As a reminder, what the city of Vancouver advocates is to be able to do something like below:
        https://voony.files.wordpress.com/2018/03/richmondalderbridgesign.jpg
        …where the 50km/h could be replaced by 40km/h or 30km/h.
        But, like in the picture above, it will need to be overridden immediatly by another sign for speed limit applying to arterial (typically 50km/h) which could need to be repeated after each and every intersections to be consistent with the BC MVA letter, so that the driver could be exposed to a forest of 50km/h sign, and almost never meet a lower speed limit.
        That is the very reason why the French agency responsible for this kind of stuff (Cerema), advises against such approach, and recommend the almost universally used alternative which keep the general city speed limit at 50km/h, but design some neighborhood as zone 30 or, even zone 20:
        https://www.cerema.fr/sites/default/files/inline-images/Ploeren-carte-Z30_cle22a542-1-dfeac.jpg
        Unfortunatly, the later is not what Vancouver is advocacing for.
        However I must admit a Mea culpa: There is one zone 30km/h in Vancouver: it is Granville Island. It also uses a Vienna convention speed sign which isn’t listed in the BC MVA,(this vienna convention signs are really a red herring, I was mentioning the german sign to answer to Thomas)…and still it works as a zone 30!
        …Because , here is a very important aspect of the zone 30 philospohy which is totally ignored by the Vancouver planners and advocates:
        Zone 30 have existed before some lawmakers magically enacted a bylaw out of the blue moon…and zone 30 works only if they are credible.
        In France, it comes with what is called a “consistent street design”, which in Switzerland, is mandated to achieve 85% observed speed below 30km/h. The bylaw in France, like elsewhere has been introduced to bring some consistency on the concept (and signage) accross the country. Use of it to enforce speed is defeating the goal of zone 30.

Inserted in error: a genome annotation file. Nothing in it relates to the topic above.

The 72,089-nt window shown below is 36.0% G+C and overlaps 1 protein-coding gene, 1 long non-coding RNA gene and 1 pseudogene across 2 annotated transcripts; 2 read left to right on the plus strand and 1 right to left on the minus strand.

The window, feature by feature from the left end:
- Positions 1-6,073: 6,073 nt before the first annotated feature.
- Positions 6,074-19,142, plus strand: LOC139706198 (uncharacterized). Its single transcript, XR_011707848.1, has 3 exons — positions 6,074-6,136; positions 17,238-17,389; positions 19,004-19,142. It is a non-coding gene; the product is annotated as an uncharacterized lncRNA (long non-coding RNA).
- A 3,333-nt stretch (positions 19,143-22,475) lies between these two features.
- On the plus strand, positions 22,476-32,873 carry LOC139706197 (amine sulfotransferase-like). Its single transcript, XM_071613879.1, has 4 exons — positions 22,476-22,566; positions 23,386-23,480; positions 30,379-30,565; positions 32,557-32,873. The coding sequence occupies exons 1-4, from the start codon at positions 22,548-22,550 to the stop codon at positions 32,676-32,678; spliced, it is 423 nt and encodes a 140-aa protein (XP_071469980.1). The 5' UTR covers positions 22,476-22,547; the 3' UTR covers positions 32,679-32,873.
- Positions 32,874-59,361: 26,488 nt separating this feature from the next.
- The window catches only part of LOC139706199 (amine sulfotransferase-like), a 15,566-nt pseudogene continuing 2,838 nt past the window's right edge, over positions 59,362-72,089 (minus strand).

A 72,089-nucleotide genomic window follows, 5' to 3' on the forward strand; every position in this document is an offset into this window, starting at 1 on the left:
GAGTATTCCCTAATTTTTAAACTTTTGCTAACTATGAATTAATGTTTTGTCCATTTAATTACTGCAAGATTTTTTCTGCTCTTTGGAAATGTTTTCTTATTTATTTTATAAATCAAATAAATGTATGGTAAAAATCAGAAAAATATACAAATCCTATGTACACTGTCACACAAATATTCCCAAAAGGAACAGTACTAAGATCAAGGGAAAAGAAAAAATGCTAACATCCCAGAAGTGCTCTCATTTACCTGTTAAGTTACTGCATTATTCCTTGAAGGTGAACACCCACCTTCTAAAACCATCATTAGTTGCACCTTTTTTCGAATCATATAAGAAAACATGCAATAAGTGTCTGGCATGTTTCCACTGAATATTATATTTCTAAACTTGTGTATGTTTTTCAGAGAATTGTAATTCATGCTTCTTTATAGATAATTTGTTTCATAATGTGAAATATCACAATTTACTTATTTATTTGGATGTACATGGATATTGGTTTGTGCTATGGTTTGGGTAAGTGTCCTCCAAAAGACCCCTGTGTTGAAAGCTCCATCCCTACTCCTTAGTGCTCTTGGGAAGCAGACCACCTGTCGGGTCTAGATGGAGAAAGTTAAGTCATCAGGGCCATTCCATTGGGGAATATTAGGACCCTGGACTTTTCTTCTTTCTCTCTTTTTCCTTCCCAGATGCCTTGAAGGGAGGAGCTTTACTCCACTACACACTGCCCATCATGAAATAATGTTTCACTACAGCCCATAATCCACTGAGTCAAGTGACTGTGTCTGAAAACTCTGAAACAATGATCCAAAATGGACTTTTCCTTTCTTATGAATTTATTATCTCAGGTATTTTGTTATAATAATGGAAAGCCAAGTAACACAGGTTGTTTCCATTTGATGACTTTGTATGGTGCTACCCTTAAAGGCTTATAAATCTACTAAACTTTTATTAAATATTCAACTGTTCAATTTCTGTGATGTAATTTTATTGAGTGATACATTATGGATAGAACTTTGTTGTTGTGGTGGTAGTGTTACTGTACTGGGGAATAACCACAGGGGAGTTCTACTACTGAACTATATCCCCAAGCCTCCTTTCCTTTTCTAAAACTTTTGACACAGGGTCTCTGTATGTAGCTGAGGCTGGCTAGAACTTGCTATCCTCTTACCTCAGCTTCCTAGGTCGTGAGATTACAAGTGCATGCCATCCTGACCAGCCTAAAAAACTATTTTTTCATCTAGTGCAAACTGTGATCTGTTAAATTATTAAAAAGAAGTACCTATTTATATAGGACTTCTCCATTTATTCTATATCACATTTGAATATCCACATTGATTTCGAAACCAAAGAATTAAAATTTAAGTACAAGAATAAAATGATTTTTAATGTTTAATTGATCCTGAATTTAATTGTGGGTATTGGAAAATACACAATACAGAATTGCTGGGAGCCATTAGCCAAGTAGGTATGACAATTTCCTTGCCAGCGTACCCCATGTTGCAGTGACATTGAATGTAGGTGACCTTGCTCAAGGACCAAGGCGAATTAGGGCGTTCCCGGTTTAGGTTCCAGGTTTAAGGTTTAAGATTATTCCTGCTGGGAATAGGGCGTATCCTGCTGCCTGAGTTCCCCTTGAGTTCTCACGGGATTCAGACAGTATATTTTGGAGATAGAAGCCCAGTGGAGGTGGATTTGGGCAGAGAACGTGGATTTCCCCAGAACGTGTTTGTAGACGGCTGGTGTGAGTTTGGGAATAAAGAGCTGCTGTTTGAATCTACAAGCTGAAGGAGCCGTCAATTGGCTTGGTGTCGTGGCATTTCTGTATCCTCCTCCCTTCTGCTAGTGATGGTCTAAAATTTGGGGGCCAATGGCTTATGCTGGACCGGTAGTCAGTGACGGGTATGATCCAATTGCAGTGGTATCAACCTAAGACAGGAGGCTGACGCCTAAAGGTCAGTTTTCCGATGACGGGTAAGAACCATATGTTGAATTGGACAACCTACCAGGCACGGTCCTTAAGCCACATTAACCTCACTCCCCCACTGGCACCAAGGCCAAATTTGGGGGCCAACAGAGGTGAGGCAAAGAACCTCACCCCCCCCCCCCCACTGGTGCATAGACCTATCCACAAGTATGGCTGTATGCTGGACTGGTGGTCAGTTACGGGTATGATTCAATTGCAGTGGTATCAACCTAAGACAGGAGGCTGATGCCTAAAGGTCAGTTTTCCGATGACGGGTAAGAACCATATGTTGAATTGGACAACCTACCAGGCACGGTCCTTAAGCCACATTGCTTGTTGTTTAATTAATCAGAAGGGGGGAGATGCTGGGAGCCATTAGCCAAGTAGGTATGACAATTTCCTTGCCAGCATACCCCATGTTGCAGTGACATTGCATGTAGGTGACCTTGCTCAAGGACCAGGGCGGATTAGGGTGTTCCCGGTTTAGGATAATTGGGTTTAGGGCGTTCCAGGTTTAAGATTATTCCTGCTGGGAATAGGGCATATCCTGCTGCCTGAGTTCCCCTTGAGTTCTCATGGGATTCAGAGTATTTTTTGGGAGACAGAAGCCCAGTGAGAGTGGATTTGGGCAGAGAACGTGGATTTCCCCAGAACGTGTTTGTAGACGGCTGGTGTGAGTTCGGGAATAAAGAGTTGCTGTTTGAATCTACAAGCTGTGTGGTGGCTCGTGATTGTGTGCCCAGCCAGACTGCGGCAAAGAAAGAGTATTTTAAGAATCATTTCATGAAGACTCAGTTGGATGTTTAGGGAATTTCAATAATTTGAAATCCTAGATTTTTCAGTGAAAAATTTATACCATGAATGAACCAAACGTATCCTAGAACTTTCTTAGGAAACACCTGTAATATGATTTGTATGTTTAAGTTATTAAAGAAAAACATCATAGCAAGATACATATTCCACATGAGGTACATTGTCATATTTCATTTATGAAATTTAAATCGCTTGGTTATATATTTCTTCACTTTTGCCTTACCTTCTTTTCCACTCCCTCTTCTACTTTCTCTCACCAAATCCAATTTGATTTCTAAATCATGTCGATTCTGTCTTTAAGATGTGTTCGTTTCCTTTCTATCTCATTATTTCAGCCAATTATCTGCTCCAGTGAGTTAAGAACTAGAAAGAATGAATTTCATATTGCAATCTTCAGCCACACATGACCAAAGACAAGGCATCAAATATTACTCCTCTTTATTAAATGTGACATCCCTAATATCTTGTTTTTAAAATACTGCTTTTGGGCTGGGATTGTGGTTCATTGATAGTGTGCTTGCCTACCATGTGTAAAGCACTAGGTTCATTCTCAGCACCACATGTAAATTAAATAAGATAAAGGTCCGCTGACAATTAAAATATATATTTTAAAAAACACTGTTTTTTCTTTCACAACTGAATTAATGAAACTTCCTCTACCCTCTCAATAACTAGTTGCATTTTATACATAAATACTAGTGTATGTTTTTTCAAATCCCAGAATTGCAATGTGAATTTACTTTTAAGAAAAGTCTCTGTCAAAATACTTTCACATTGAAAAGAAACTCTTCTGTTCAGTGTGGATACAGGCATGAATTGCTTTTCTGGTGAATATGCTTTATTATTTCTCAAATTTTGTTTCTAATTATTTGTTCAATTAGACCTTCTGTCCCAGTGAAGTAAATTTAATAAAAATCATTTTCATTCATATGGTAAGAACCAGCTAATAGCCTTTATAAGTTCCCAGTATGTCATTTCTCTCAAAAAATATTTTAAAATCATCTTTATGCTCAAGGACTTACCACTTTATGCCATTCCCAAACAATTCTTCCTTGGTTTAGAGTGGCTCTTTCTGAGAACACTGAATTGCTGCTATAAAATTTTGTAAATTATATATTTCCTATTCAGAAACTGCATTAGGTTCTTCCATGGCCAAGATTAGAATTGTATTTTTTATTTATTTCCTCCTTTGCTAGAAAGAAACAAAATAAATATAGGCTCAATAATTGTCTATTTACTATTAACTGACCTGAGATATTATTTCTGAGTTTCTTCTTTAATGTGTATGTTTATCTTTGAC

By Jeff definition, Hasting street West of main is a “zone 30” since this strech of street is limited at 30km/h .
        By general european definition, it is not. First a street is not a zone, secondary it has received no specific treatment beside speed sign posts. Unsurpinsgly Hasting has been a complete failure.
        If Vancouver was keen on the introduction zone 30, then we could have seen at least some designs conductive of lower speed…It could be still time to request the province to introduce some BC mva sanctioned zone30 signs equivalent to the European ones or the Quebec one (what the city never asked for BTW)…but really the lack of them doesn’t prevent the city to move forward on street design encourging lower speed.

      3. Voony, the confusion is due to inconsistent use of the word zone. The MVA allows a section of road, a linear section, to be zoned for a different speed. That is what Hastings has. It is what the bike routes have (where they are so signed).